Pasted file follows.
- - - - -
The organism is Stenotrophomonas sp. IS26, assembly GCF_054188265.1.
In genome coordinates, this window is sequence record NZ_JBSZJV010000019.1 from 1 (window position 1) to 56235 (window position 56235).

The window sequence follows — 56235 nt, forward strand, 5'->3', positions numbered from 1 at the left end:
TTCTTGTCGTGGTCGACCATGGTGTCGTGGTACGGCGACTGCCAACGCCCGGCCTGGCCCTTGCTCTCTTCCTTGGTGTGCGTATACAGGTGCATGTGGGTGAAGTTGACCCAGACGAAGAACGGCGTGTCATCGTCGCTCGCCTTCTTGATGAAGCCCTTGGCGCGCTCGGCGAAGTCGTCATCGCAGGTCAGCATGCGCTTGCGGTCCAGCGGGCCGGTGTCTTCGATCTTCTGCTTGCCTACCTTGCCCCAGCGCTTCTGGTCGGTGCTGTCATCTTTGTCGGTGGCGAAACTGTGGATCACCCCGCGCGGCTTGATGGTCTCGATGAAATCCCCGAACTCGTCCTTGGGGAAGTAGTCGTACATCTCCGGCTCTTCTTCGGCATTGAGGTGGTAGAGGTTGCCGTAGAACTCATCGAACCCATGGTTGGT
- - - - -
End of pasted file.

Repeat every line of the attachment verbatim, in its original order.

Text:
The organism is Stenotrophomonas sp. IS26, assembly GCF_054188265.1.
In genome coordinates, this window is sequence record NZ_JBSZJV010000019.1 from 1 (window position 1) to 56235 (window position 56235).

The window sequence follows — 56235 nt, forward strand, 5'->3', positions numbered from 1 at the left end:
TTCTTGTCGTGGTCGACCATGGTGTCGTGGTACGGCGACTGCCAACGCCCGGCCTGGCCCTTGCTCTCTTCCTTGGTGTGCGTATACAGGTGCATGTGGGTGAAGTTGACCCAGACGAAGAACGGCGTGTCATCGTCGCTCGCCTTCTTGATGAAGCCCTTGGCGCGCTCGGCGAAGTCGTCATCGCAGGTCAGCATGCGCTTGCGGTCCAGCGGGCCGGTGTCTTCGATCTTCTGCTTGCCTACCTTGCCCCAGCGCTTCTGGTCGGTGCTGTCATCTTTGTCGGTGGCGAAACTGTGGATCACCCCGCGCGGCTTGATGGTCTCGATGAAATCCCCGAACTCGTCCTTGGGGAAGTAGTCGTACATCTCCGGCTCTTCTTCGGCATTGAGGTGGTAGAGGTTGCCGTAGAACTCATCGAACCCATGGTTGGT